Agenda, Scope, and Goals
The people the LEAP initiative aims to serve are likely to be among the 5 million young people ages 16-24 who are considered “disconnected” — neither in school nor employed — and part of the 50 percent of disconnected young people who are “chronically disconnected” — meaning that they have not been in school or working for at least a year. Historically there have been few programs that serve homeless young people or those involved in the child welfare or justice systems, and many such young people have struggled to enroll and progress in education and to secure steady jobs. Research shows that educational credentials and youth employment are predictors of future employment and future income, and lack of success in these areas at an early age can have lifelong consequences.
The LEAP initiative aims to improve education and employment outcomes for the target group of young people by adapting the JAG and BoT program models. The JAG model helps young people build professional skills, find full-time employment, gain access to postsecondary education, and earn credentials. The BoT model provides academic enrichment and other support programs to help young people complete high school and build paths to careers by earning postsecondary degrees or credentials. LEAP enhances these programs by adding an approach designed to bring to the programs an awareness of the effects of trauma on participants, leadership opportunities for participants, and more comprehensive support services.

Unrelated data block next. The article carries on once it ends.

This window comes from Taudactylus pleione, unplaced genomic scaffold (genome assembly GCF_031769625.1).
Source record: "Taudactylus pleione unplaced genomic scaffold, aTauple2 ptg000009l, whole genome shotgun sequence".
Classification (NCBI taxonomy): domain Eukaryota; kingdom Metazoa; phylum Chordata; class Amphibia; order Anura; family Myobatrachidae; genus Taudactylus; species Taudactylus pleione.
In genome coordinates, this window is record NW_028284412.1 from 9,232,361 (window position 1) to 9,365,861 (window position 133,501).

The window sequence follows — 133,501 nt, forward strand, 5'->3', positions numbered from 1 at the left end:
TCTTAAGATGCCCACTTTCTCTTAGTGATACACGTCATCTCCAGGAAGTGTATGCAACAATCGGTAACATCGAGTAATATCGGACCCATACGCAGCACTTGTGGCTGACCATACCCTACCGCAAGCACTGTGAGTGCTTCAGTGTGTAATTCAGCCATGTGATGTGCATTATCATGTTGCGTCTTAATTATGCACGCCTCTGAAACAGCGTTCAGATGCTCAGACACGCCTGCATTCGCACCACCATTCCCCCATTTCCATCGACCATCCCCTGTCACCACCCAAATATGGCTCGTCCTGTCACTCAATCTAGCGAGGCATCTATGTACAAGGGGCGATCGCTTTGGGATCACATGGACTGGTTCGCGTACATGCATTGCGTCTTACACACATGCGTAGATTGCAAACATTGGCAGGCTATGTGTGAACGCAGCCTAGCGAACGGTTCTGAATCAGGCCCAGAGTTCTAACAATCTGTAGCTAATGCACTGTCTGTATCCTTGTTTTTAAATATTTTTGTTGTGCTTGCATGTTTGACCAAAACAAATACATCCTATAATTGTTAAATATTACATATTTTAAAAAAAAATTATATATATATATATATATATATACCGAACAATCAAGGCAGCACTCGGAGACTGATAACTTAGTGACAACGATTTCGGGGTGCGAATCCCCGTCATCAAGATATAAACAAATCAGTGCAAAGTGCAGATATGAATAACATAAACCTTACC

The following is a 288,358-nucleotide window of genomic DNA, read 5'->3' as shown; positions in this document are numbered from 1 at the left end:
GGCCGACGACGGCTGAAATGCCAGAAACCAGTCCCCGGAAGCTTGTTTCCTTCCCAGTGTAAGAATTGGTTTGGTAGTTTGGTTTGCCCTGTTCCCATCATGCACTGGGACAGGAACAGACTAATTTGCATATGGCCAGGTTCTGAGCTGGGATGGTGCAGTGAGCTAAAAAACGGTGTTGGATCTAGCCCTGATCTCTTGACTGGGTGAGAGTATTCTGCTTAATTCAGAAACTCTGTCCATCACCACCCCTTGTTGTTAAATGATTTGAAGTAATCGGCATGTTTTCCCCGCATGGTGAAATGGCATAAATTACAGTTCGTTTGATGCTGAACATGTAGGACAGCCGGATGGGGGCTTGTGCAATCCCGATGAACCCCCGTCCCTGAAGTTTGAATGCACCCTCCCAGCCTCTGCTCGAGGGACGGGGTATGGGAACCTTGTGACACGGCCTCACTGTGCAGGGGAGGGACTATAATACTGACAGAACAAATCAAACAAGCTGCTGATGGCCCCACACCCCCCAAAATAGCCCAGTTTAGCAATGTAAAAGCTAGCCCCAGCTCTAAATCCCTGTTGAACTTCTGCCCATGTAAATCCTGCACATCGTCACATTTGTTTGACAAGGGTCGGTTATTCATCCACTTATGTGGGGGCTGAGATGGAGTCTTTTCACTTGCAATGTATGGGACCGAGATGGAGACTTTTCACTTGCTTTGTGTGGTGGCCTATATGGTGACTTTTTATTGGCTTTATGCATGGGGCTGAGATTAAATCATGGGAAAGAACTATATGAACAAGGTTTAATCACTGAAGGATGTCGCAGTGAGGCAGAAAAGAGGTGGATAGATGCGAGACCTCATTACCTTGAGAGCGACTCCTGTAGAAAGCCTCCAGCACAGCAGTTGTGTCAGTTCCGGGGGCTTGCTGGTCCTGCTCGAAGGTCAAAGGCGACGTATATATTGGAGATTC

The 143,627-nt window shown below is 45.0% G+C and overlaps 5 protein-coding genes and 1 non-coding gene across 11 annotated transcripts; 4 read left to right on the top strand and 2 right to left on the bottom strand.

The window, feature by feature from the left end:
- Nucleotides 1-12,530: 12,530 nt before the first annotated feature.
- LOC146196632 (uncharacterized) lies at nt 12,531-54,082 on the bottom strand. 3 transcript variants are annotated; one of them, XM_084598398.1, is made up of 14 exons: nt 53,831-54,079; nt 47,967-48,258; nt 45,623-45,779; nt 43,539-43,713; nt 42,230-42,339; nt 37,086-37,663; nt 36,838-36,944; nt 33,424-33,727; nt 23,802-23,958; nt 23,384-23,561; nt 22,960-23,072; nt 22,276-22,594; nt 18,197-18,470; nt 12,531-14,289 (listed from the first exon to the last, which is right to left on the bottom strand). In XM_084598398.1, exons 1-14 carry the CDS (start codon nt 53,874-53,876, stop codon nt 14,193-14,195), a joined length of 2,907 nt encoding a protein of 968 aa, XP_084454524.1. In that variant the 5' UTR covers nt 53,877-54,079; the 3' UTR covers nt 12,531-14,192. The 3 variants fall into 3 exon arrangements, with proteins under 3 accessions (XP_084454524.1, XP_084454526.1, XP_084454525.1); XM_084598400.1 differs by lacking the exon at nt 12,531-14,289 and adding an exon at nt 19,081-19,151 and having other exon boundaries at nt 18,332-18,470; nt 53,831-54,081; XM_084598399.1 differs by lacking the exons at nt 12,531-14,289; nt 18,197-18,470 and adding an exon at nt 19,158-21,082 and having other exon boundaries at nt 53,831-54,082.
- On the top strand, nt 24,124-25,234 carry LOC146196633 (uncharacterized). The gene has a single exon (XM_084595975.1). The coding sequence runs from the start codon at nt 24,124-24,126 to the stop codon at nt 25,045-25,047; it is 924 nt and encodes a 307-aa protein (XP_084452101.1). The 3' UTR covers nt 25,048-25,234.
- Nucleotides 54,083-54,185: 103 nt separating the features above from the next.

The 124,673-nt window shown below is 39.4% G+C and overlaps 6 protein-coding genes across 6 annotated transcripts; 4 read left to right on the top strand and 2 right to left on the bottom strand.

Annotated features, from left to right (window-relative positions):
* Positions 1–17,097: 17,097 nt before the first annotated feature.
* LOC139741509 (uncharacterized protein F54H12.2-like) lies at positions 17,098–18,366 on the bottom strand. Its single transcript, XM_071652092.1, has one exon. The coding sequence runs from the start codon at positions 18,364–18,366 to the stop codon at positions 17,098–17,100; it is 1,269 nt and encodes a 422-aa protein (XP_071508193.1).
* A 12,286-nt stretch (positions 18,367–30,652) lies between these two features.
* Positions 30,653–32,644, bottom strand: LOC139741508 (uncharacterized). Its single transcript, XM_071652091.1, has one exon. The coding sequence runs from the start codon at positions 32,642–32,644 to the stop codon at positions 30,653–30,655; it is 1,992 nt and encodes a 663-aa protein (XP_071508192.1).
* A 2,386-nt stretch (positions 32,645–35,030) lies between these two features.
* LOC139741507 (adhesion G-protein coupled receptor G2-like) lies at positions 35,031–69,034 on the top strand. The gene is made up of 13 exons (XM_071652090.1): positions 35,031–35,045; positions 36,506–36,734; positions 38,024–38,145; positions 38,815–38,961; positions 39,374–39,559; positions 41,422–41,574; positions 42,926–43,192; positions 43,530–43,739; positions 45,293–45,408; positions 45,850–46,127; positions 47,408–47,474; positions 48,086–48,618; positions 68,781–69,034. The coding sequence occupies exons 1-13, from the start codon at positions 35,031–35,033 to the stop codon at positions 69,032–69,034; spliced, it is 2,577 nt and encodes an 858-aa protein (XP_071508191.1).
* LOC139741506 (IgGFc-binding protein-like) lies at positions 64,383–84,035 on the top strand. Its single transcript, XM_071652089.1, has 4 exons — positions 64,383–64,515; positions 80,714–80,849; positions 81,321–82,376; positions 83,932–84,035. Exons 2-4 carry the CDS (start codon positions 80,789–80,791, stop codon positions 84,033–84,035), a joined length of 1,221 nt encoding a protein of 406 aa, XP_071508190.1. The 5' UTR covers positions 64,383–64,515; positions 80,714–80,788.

The evaluation included a feasibility phase in which MDRC, in partnership with the Annie E. Casey Foundation, explored possible evaluation designs for the LEAP initiative. In part due to federal cutbacks of the Social Innovation Fund, which shortened the time frame for the project, the current evaluation will focus on how the JAG and BoT models are adapted to meet the needs of the LEAP population, how young people respond to and the extent to which they engage in the programs, and how the systems surrounding the programs facilitate or hinder effective implementation. The current evaluation will inform the Annie E. Casey Foundation’s planning for a second phase of the project, which will start in 2019.
This evaluation also seeks to gain broader insights on how programs can be adapted more generally to serve young people who have more risk factors than the young people they typically serve.